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CIG Projects in the PIA: Sustainable, Self-Sufficient Electricity

Sustainable, Self-Sufficient Electricity Generation for Small Farms

Grantee: Friendly Aquaponics, LLC

This project adapts existing, proven technology from large, expensive methane-powered farm electric generation systems (50 to 2,500 kW in size) to create an affordable system (5 to 20 kW in size) for smaller farms that will run from a variety of farm wastes. The technology for these systems is well-developed: 136 existing methane-powered dairies and farms are generating their own electricity in the 50 kW-and-over size range in the United States, according to the EPA's AgStar website. Such systems cost from $300,000 up to $5.6 million, and are beyond the average small farm's ability to purchase or operate (cost data from individual farm's websites and media articles). The problems the project addresses with this grant application are:

  • Existing systems have capacities of 50 to 2,500 kilowatts (kW), are too large for the average small farm needing only a few kW to operate, and are too costly for the average farmer. The goal of the project is to develop a system that can be built for between $25,-75,000 including equipment, materials, labor, permits and engineering.
  • 96% of existing systems operate on dairy waste, with only a few operating on swine waste or poultry waste, and none operating on vegetable waste or a mix of wastes, thus there is no information about established operating procedures available for a farm that has a variety of waste to use.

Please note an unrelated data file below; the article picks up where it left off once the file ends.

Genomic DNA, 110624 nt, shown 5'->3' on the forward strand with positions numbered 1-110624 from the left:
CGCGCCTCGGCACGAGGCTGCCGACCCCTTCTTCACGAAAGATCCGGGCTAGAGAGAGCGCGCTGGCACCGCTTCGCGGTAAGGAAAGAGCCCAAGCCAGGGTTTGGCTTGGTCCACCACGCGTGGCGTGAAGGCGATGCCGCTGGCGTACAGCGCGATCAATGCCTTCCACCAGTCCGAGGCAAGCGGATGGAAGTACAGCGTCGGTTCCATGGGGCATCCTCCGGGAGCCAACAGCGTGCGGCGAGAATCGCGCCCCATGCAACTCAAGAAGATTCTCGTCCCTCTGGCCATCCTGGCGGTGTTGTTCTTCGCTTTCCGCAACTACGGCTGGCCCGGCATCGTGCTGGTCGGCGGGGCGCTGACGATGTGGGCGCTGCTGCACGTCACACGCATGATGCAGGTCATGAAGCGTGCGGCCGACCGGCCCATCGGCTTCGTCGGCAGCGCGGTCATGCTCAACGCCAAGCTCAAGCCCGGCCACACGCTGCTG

• These large systems are commonly designed by large engineering firms and implemented by commercial contractors who are often not interested in small, affordable projects because they have the complexity of a large project but lack the potential profit. This lack of market incentives has kept information on small, affordable systems from being readily available or accessible to the small farmer.
The project's innovations to this existing technology are:

The project's innovations make it possible for a wider range of farms to use this technology. The project will adapt current technology to supply 10 kW of electrical service (prime power rating). This system is easily scalable from between five to 20 kW, making it usable and affordable by most small-to-medium size farms.

  • The small size and relative affordability of this system.
  • The presentation of the information necessary for farmers to build their own such systems (with minimal or no professional assistance) in an easy-to-use format.
  • The data it will supply on using varied waste sources for methane generation. This allows farmers with a range of waste inputs available to utilize these systems, not just farmers with a large amount of cow or swine waste.